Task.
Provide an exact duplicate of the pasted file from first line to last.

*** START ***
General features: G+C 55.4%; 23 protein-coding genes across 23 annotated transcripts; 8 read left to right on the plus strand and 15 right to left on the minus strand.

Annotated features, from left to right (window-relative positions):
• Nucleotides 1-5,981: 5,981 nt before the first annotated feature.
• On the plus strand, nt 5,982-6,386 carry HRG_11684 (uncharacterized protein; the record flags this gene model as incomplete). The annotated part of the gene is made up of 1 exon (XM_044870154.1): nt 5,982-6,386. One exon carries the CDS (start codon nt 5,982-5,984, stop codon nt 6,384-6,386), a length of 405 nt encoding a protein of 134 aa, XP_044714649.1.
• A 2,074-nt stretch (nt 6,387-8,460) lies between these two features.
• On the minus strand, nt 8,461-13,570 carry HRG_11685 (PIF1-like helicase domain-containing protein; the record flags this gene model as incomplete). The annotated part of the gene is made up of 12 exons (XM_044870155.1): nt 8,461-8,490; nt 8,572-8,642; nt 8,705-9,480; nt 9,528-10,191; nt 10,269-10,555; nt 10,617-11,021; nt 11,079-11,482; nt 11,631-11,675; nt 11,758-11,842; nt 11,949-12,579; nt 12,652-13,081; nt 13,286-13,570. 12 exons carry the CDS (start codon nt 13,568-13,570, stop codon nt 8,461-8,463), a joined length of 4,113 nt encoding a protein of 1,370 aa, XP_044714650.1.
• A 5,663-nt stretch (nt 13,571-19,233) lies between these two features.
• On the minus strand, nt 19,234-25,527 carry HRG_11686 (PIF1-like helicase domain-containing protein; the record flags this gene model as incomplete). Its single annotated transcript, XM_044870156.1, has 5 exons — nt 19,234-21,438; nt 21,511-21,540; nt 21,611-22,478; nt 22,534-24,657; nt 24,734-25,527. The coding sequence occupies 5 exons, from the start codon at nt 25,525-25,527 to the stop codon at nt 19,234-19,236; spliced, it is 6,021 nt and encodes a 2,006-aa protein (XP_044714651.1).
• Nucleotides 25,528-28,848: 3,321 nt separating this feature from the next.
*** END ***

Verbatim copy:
General features: G+C 55.4%; 23 protein-coding genes across 23 annotated transcripts; 8 read left to right on the plus strand and 15 right to left on the minus strand.

Annotated features, from left to right (window-relative positions):
• Nucleotides 1-5,981: 5,981 nt before the first annotated feature.
• On the plus strand, nt 5,982-6,386 carry HRG_11684 (uncharacterized protein; the record flags this gene model as incomplete). The annotated part of the gene is made up of 1 exon (XM_044870154.1): nt 5,982-6,386. One exon carries the CDS (start codon nt 5,982-5,984, stop codon nt 6,384-6,386), a length of 405 nt encoding a protein of 134 aa, XP_044714649.1.
• A 2,074-nt stretch (nt 6,387-8,460) lies between these two features.
• On the minus strand, nt 8,461-13,570 carry HRG_11685 (PIF1-like helicase domain-containing protein; the record flags this gene model as incomplete). The annotated part of the gene is made up of 12 exons (XM_044870155.1): nt 8,461-8,490; nt 8,572-8,642; nt 8,705-9,480; nt 9,528-10,191; nt 10,269-10,555; nt 10,617-11,021; nt 11,079-11,482; nt 11,631-11,675; nt 11,758-11,842; nt 11,949-12,579; nt 12,652-13,081; nt 13,286-13,570. 12 exons carry the CDS (start codon nt 13,568-13,570, stop codon nt 8,461-8,463), a joined length of 4,113 nt encoding a protein of 1,370 aa, XP_044714650.1.
• A 5,663-nt stretch (nt 13,571-19,233) lies between these two features.
• On the minus strand, nt 19,234-25,527 carry HRG_11686 (PIF1-like helicase domain-containing protein; the record flags this gene model as incomplete). Its single annotated transcript, XM_044870156.1, has 5 exons — nt 19,234-21,438; nt 21,511-21,540; nt 21,611-22,478; nt 22,534-24,657; nt 24,734-25,527. The coding sequence occupies 5 exons, from the start codon at nt 25,525-25,527 to the stop codon at nt 19,234-19,236; spliced, it is 6,021 nt and encodes a 2,006-aa protein (XP_044714651.1).
• Nucleotides 25,528-28,848: 3,321 nt separating this feature from the next.